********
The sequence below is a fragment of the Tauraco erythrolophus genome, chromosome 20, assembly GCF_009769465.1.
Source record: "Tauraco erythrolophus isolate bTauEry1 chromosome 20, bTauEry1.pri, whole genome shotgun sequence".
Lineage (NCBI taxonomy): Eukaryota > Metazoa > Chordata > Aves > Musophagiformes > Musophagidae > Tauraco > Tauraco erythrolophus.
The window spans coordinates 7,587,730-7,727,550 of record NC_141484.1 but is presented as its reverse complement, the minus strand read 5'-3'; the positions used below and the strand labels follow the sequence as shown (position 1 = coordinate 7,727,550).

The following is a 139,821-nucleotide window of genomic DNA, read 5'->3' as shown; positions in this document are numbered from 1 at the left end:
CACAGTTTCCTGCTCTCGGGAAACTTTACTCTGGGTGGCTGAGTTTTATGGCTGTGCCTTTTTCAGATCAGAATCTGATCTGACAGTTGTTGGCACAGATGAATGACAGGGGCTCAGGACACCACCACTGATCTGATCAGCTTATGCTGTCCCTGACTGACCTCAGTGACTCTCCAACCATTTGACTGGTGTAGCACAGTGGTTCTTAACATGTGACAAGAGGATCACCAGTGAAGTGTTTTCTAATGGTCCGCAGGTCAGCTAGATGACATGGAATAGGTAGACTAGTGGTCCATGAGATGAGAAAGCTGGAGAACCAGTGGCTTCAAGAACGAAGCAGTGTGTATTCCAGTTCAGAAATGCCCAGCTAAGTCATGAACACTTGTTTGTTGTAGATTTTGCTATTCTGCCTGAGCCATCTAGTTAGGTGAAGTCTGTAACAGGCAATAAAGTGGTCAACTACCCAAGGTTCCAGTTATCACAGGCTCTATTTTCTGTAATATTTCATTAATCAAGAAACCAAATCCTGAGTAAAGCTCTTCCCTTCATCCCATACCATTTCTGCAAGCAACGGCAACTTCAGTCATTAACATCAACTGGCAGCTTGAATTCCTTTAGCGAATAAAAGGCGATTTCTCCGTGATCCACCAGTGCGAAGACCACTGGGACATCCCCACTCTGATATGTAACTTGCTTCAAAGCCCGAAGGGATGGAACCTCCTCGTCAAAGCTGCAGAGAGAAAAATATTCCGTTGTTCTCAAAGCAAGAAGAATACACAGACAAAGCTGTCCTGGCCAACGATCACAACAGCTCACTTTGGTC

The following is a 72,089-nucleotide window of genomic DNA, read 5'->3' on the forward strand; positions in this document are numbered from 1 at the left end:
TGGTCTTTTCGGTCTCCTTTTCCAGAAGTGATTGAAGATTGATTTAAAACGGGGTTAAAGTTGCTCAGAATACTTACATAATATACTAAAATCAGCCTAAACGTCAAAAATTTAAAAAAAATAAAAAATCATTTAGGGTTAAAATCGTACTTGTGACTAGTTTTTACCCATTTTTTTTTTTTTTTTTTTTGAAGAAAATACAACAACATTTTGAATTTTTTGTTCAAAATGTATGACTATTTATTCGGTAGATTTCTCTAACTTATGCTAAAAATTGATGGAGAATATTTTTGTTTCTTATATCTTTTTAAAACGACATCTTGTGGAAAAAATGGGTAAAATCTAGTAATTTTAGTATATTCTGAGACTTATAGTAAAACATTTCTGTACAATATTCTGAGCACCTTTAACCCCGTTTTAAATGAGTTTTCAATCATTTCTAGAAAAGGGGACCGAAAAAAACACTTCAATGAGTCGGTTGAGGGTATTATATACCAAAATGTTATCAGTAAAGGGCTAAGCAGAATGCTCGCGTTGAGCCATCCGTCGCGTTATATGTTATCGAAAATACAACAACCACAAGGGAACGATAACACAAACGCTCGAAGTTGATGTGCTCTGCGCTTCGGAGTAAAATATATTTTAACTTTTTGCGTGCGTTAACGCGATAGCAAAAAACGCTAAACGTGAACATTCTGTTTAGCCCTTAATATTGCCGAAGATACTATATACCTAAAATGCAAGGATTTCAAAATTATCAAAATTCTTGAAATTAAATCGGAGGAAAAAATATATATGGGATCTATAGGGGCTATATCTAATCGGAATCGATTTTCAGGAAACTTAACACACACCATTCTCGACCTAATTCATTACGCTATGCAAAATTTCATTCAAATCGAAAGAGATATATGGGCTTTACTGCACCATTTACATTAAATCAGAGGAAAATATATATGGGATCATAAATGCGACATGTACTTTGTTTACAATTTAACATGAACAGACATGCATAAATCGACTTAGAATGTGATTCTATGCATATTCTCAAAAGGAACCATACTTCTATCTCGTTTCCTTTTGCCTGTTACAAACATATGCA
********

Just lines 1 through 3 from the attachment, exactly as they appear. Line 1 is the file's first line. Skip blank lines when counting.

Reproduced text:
The sequence below is a fragment of the Tauraco erythrolophus genome, chromosome 20, assembly GCF_009769465.1.
Source record: "Tauraco erythrolophus isolate bTauEry1 chromosome 20, bTauEry1.pri, whole genome shotgun sequence".
Lineage (NCBI taxonomy): Eukaryota > Metazoa > Chordata > Aves > Musophagiformes > Musophagidae > Tauraco > Tauraco erythrolophus.